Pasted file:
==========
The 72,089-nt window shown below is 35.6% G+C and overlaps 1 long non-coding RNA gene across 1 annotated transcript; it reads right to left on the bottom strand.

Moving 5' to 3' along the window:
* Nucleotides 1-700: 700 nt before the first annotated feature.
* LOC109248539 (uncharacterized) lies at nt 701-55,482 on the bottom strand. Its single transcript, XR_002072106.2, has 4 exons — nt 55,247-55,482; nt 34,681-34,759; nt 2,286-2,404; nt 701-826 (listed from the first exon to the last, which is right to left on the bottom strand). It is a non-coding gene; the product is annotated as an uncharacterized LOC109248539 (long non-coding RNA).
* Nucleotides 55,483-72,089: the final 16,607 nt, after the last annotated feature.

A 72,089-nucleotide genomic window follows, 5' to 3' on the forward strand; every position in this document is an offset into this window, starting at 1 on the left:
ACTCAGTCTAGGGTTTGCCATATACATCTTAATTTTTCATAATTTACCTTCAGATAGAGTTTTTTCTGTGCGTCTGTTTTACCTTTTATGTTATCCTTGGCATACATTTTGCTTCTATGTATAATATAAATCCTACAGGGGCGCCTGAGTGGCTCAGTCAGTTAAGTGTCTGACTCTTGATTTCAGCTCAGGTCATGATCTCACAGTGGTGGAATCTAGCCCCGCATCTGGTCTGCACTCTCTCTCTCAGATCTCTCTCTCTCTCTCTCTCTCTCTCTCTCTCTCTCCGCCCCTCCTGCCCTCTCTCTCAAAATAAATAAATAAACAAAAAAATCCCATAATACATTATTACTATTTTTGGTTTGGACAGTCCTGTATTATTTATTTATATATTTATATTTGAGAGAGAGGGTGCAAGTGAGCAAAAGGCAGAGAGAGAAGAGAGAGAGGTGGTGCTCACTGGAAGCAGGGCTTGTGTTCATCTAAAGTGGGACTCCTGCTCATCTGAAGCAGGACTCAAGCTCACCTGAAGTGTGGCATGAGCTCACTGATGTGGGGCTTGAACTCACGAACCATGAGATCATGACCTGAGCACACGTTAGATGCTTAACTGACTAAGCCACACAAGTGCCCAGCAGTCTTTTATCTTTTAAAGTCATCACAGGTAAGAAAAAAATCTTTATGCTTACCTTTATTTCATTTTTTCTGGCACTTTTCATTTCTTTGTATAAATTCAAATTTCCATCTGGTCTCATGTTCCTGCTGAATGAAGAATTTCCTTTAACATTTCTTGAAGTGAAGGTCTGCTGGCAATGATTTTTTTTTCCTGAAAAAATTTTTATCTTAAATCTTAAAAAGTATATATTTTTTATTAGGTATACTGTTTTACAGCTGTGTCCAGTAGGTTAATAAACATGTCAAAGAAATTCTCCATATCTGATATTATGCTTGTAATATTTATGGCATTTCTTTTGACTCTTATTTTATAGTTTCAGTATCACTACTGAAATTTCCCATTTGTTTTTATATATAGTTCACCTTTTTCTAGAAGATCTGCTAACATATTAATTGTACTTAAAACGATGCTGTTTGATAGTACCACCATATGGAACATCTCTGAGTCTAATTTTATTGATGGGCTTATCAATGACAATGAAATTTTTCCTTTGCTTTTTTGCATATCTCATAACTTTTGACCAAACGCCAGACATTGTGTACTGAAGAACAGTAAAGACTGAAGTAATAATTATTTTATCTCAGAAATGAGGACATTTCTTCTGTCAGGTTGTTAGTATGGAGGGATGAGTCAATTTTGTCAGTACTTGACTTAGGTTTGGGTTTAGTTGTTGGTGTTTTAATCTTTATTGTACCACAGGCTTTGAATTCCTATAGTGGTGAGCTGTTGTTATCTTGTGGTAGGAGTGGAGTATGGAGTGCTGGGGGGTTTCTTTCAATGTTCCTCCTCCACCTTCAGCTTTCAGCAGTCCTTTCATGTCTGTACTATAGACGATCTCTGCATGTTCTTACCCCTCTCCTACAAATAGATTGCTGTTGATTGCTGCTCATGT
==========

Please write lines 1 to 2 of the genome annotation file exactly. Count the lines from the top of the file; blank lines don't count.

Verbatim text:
The 72,089-nt window shown below is 35.6% G+C and overlaps 1 long non-coding RNA gene across 1 annotated transcript; it reads right to left on the bottom strand.

Moving 5' to 3' along the window: